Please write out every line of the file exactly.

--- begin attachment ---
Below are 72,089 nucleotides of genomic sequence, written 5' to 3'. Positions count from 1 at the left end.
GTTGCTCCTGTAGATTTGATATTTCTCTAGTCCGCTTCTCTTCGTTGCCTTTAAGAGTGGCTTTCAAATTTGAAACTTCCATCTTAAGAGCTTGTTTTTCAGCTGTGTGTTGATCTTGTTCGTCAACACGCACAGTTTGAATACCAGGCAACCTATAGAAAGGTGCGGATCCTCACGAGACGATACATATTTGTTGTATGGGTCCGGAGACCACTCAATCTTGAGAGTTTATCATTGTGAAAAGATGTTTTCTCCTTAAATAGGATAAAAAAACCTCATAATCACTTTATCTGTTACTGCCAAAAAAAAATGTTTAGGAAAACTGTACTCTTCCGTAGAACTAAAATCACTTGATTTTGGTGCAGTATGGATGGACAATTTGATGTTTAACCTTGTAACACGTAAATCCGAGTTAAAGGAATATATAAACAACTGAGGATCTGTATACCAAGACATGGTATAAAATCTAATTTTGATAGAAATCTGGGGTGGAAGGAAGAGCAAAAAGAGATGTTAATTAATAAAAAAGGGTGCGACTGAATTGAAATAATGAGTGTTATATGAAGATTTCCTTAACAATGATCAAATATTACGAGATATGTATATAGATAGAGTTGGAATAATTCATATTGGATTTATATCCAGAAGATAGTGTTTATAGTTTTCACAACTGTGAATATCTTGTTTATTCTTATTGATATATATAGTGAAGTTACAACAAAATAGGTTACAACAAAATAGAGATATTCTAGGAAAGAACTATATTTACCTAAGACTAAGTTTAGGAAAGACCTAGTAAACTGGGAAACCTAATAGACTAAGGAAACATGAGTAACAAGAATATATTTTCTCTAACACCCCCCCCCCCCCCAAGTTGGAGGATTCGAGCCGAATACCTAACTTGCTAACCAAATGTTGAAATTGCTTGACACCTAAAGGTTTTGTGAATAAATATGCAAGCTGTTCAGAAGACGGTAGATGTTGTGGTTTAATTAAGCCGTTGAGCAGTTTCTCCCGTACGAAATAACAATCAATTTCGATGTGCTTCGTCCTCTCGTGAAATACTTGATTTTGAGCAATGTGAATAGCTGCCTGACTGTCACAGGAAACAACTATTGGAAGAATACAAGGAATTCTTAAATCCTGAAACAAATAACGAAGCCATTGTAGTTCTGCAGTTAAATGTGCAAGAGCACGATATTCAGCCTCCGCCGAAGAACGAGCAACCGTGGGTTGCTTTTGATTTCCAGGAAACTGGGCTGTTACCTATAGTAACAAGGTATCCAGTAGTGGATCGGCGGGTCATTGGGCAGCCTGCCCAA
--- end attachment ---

Below are 72,089 nucleotides of genomic sequence, written 5' to 3'. Positions count from 1 at the left end.
GTTGCTCCTGTAGATTTGATATTTCTCTAGTCCGCTTCTCTTCGTTGCCTTTAAGAGTGGCTTTCAAATTTGAAACTTCCATCTTAAGAGCTTGTTTTTCAGCTGTGTGTTGATCTTGTTCGTCAACACGCACAGTTTGAATACCAGGCAACCTATAGAAAGGTGCGGATCCTCACGAGACGATACATATTTGTTGTATGGGTCCGGAGACCACTCAATCTTGAGAGTTTATCATTGTGAAAAGATGTTTTCTCCTTAAATAGGATAAAAAAACCTCATAATCACTTTATCTGTTACTGCCAAAAAAAAATGTTTAGGAAAACTGTACTCTTCCGTAGAACTAAAATCACTTGATTTTGGTGCAGTATGGATGGACAATTTGATGTTTAACCTTGTAACACGTAAATCCGAGTTAAAGGAATATATAAACAACTGAGGATCTGTATACCAAGACATGGTATAAAATCTAATTTTGATAGAAATCTGGGGTGGAAGGAAGAGCAAAAAGAGATGTTAATTAATAAAAAAGGGTGCGACTGAATTGAAATAATGAGTGTTATATGAAGATTTCCTTAACAATGATCAAATATTACGAGATATGTATATAGATAGAGTTGGAATAATTCATATTGGATTTATATCCAGAAGATAGTGTTTATAGTTTTCACAACTGTGAATATCTTGTTTATTCTTATTGATATATATAGTGAAGTTACAACAAAATAGGTTACAACAAAATAGAGATATTCTAGGAAAGAACTATATTTACCTAAGACTAAGTTTAGGAAAGACCTAGTAAACTGGGAAACCTAATAGACTAAGGAAACATGAGTAACAAGAATATATTTTCTCTAACACCCCCCCCCCCCCCAAGTTGGAGGATTCGAGCCGAATACCTAACTTGCTAACCAAATGTTGAAATTGCTTGACACCTAAAGGTTTTGTGAATAAATATGCAAGCTGTTCAGAAGACGGTAGATGTTGTGGTTTAATTAAGCCGTTGAGCAGTTTCTCCCGTACGAAATAACAATCAATTTCGATGTGCTTCGTCCTCTCGTGAAATACTTGATTTTGAGCAATGTGAATAGCTGCCTGACTGTCACAGGAAACAACTATTGGAAGAATACAAGGAATTCTTAAATCCTGAAACAAATAACGAAGCCATTGTAGTTCTGCAGTTAAATGTGCAAGAGCACGATATTCAGCCTCCGCCGAAGAACGAGCAACCGTGGGTTGCTTTTGATTTCCAGGAAACTGGGCTGTTACCTATAGTAACAAGGTATCCAGTAGTGGATCGGCGGGTCATTGGGCAGCCTGCCCAA